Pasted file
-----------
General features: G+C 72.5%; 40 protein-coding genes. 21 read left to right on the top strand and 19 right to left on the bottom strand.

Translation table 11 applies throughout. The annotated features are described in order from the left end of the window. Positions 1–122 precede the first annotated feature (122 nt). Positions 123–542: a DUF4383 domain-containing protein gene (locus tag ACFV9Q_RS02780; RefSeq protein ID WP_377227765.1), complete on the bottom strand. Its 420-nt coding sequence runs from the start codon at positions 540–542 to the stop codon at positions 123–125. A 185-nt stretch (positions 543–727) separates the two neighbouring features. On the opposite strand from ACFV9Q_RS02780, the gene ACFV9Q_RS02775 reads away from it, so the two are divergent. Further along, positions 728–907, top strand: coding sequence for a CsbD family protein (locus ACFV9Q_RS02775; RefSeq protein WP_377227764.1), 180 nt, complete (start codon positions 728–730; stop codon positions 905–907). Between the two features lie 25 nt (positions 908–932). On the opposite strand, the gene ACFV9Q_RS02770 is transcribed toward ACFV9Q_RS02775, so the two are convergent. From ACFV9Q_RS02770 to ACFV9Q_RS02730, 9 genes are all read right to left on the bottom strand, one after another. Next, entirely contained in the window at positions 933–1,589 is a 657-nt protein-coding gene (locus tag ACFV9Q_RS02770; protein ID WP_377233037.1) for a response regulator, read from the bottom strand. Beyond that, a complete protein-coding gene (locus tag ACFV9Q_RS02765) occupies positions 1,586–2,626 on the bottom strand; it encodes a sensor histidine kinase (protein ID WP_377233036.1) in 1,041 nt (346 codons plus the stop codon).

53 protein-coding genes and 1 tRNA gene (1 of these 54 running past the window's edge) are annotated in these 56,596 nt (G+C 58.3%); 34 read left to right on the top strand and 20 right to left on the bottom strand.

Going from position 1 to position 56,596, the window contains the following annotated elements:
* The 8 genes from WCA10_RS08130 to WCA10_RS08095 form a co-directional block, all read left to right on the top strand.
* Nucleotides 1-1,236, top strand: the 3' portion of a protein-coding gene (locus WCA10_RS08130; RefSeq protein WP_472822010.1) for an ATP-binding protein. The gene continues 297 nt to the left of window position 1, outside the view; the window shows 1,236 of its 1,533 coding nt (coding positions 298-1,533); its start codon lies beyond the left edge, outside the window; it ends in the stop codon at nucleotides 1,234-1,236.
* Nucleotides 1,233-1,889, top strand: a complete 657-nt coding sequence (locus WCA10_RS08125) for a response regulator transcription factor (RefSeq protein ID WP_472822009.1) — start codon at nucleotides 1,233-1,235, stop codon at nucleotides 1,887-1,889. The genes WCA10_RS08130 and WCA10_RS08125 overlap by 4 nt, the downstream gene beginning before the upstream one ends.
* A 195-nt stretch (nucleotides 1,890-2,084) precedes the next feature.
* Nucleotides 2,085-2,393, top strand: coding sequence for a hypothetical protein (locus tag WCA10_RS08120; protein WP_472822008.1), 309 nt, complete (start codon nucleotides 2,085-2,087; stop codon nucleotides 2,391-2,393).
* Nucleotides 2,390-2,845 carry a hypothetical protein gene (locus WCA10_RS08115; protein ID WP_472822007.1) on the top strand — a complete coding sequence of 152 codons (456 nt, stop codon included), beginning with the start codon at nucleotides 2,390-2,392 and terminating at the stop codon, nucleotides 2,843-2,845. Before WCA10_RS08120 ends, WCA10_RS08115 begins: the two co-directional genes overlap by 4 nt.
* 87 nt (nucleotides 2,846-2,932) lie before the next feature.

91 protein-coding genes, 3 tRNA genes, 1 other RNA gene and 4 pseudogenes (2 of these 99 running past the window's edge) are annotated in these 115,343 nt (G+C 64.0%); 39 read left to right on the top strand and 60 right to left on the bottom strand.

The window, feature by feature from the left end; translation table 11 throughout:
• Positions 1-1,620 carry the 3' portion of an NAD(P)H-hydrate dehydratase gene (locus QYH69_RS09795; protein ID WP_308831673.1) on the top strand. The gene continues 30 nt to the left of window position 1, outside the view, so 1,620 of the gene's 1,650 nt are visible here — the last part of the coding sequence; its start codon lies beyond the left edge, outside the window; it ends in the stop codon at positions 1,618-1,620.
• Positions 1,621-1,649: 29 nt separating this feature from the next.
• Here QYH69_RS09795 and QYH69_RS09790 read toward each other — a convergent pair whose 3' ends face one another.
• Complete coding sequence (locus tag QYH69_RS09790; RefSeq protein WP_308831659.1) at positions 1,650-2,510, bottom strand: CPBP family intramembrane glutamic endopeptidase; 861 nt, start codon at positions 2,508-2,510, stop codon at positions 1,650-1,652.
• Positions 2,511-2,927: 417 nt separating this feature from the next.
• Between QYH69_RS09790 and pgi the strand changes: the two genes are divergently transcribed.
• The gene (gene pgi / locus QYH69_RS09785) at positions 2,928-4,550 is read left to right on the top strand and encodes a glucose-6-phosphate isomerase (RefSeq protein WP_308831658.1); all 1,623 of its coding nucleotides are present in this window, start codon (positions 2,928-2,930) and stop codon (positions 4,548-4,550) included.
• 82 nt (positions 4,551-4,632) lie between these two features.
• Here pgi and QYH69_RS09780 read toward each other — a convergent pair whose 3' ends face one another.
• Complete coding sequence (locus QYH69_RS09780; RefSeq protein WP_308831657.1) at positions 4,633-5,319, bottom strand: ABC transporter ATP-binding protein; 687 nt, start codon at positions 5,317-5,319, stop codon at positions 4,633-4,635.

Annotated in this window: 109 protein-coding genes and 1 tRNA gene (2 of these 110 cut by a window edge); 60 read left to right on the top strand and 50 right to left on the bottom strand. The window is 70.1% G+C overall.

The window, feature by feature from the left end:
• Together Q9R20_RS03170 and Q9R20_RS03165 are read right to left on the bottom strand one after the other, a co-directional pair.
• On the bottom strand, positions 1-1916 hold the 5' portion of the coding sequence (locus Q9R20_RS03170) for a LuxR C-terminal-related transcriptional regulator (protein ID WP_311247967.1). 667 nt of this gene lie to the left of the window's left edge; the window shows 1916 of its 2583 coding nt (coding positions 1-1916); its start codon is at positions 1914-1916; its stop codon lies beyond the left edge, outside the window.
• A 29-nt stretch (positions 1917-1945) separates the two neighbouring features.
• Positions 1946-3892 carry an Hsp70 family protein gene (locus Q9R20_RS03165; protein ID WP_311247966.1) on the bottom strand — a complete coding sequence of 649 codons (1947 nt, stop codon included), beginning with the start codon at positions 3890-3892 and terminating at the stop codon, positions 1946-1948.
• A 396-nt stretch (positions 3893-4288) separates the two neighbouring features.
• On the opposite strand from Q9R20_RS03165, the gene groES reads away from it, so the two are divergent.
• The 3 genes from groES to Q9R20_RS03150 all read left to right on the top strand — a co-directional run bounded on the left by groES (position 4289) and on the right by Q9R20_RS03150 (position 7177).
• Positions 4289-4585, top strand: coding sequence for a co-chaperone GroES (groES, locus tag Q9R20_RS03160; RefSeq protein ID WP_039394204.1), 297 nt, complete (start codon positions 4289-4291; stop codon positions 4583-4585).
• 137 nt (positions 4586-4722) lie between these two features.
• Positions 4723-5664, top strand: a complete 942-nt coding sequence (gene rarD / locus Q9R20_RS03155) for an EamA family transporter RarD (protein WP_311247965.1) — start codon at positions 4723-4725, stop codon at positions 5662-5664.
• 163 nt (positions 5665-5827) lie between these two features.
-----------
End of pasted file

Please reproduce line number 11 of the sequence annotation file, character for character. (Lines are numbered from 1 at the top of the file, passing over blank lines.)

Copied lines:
* 87 nt (nucleotides 2,846-2,932) lie before the next feature.